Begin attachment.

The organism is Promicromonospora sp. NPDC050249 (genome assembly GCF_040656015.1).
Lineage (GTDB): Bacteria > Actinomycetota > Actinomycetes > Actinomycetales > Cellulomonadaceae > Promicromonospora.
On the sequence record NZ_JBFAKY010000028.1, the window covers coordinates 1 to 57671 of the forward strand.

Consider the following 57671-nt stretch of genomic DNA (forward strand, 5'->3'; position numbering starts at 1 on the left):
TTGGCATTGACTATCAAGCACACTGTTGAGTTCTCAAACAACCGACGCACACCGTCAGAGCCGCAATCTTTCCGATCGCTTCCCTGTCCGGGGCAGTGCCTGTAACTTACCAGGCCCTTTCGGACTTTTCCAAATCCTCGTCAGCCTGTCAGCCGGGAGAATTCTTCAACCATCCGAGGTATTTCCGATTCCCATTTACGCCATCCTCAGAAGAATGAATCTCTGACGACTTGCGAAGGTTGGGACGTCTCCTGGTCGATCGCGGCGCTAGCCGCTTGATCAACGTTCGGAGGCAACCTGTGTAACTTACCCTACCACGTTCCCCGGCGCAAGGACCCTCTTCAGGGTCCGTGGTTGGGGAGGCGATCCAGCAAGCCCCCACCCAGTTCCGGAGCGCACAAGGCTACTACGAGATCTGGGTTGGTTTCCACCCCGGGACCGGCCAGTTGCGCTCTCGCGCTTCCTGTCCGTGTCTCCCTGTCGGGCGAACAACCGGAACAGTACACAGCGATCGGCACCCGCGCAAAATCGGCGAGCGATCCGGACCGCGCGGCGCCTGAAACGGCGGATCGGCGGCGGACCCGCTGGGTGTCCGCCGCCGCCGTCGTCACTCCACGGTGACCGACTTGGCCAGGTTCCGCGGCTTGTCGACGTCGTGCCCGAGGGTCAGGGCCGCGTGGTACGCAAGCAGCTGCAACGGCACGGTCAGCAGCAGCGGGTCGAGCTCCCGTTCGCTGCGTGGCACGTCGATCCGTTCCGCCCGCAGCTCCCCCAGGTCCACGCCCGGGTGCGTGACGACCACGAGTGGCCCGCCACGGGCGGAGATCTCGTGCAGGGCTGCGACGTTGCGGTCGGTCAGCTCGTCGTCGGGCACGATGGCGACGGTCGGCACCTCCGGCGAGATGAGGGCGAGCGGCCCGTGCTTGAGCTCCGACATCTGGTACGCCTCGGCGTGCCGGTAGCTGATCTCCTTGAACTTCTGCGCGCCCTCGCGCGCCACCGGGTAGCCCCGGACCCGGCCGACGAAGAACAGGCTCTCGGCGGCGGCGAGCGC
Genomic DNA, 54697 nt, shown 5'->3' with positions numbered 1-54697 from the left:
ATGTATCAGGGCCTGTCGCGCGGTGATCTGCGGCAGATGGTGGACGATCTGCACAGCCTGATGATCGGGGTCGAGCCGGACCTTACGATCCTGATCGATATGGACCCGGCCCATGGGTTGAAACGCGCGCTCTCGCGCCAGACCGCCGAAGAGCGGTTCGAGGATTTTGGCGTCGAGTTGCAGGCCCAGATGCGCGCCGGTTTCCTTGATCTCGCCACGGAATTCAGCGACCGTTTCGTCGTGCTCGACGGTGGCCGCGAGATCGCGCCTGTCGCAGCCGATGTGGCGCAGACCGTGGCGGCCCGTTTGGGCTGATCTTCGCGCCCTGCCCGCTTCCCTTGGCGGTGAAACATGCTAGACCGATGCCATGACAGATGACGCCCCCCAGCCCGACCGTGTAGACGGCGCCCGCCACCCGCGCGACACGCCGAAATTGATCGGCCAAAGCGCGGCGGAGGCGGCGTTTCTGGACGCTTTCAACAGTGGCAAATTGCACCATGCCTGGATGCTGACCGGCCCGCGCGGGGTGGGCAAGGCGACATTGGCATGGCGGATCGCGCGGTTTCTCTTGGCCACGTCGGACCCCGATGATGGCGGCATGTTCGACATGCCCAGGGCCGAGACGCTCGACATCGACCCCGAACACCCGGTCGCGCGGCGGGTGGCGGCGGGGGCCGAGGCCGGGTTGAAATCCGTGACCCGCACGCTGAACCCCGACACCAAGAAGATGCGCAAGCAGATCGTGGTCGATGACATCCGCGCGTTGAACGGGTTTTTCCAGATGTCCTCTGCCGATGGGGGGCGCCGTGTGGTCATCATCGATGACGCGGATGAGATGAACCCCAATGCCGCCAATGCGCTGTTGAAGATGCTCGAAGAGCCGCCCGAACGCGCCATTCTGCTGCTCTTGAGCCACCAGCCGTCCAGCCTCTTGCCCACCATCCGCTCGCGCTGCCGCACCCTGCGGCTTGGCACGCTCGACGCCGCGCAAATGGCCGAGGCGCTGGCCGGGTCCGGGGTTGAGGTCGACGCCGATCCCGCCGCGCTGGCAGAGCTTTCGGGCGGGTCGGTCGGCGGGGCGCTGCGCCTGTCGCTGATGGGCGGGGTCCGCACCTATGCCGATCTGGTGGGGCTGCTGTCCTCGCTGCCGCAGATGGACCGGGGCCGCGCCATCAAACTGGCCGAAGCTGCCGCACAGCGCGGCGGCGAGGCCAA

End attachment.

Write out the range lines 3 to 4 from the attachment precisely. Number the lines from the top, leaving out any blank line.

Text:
On the sequence record NZ_JBFAKY010000028.1, the window covers coordinates 1 to 57671 of the forward strand.

Consider the following 57671-nt stretch of genomic DNA (forward strand, 5'->3'; position numbering starts at 1 on the left):